Recycling programs seen as a waste in many communities because of high costs, inefficiencies

FoxNews - Recycling programs may not be as efficient as many Americans have been led to believe.

Recyclable materials from the U.S. once went to China to be refashioned into clothing, bags, or other products. But since 2017, China has restricted more of what comes in, leading operation costs in the U.S. to go up. Consequently, some municipalities are sending recyclables directly to landfills rather than raising taxes on its citizens, according to new findings.

In addition, waste-management firms say there is no longer a market for recyclables, according to the Atlantic. So towns and cities often have to choose between paying more to get rid of recycling, or throwing it away.

Even so, Americans continue to pay lip service to the virtues of recycling.

Journalist John Tierney pointed out in a 2015 op-ed for the New York Times that the goal of recycling has been “relentlessly promoted as a goal in and of itself: an unalloyed public good and private virtue that is indoctrinated in students from kindergarten through college.”

Tierney foresaw the limitations even early as 1996. In a piece he wrote that year for the New York Times Magazine, he derided recycling as “the most wasteful activity in modern America: a waste of time and money, a waste of human and natural resources.”

As Reason’s Eric Boehm pointed out this week, a typical municipal recycling program may be doing more harm to the environment than good. A basic operation, he wrote, consists of a few people riding around in a large truck – which itself takes maintenance and emits more greenhouse gasses – to collect plastic, aluminum, and paper waste that is then sorted out and sent off to another location for recycling – a process that emits even more greenhouse gasses.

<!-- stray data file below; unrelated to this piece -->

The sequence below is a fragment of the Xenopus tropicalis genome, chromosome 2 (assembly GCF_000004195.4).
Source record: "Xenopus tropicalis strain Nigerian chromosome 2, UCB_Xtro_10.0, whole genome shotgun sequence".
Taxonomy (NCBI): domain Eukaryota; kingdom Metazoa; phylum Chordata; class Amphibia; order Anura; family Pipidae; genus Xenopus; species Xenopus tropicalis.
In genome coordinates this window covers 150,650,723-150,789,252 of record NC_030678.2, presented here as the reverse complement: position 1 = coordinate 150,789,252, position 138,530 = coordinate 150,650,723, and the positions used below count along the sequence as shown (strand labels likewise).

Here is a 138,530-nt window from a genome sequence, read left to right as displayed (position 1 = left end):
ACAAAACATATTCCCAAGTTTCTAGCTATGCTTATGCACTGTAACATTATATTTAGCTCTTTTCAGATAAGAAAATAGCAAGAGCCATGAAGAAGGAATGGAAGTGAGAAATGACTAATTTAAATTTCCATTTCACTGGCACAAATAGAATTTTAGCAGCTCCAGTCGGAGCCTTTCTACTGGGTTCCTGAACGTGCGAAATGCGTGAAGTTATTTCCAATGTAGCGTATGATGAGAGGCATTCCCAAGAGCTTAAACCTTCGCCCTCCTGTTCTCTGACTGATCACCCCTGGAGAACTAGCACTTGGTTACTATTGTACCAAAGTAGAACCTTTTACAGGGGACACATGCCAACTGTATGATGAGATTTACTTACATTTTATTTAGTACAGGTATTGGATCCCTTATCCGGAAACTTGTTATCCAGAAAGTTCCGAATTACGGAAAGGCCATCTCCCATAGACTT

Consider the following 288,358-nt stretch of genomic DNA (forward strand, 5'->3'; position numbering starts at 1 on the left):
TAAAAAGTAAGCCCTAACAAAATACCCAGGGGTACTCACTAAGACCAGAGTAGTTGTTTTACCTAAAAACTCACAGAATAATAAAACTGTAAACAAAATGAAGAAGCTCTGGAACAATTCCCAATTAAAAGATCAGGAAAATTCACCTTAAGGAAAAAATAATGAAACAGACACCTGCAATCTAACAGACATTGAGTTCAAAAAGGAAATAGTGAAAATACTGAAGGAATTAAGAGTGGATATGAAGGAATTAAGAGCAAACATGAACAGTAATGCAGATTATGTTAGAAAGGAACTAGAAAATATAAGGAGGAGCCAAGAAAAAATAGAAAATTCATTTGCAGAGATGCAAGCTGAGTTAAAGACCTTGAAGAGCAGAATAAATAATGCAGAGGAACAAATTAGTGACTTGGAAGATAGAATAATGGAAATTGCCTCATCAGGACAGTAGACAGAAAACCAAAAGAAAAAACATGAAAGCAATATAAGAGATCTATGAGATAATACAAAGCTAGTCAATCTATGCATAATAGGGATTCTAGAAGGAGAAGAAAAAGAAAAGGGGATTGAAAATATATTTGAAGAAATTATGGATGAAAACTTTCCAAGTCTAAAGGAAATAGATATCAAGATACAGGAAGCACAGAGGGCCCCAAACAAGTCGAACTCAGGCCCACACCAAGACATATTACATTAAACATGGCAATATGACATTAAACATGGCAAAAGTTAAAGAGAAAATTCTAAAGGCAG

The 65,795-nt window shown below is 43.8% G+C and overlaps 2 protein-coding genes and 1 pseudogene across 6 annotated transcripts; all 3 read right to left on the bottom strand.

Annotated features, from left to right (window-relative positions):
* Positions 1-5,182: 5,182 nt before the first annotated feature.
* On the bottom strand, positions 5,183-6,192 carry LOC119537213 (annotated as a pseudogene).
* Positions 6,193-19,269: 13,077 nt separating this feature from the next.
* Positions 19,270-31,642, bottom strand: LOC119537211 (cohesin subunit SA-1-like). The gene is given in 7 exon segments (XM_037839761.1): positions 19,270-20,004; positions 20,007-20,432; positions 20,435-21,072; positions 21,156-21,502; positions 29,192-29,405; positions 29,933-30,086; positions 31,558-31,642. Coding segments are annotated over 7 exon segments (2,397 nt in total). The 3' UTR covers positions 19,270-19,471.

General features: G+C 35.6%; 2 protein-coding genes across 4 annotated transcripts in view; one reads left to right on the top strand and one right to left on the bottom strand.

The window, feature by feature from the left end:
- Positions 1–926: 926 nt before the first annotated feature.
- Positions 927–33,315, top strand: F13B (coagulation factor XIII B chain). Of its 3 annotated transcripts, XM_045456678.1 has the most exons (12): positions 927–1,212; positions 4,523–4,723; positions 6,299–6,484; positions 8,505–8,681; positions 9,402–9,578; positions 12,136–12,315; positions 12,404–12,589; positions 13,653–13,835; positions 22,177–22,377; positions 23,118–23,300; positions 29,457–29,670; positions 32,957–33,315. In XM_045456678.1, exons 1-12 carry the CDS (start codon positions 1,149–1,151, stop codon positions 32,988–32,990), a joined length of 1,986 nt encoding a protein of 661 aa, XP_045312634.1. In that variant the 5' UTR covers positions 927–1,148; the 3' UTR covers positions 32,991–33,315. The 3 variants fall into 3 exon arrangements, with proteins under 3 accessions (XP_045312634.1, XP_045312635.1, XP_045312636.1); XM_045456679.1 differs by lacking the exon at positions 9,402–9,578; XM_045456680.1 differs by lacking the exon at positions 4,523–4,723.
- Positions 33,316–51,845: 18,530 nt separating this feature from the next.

Of the all plastic generated in the U.S. in 2014, only 9.5 percent was recycled, 15 percent incinerated, and 75.5 percent went to landfills, Reason magazine reported, citing data from the U.S. Environmental Protection Agency.

To be sure, recycling is not without its merits, but as Boehm argued it should be approached with a cost-benefit analysis devoid of the “social signaling of environmentalism” that induces comfort from simply putting an aluminum can in a blue bin.

In another sign that the tide may be turning on the commitment to recycling, Rep. Alexandria Ocasio-Cortez, D-N.Y., a staunch advocate of the proposed Green New Deal, admitted Thursday that she threw away some of her plastic bags "because the recycling program in the area is tough."

But she qualified: "All of these are not reasons to stop fighting, all of these are reasons to keep fighting."

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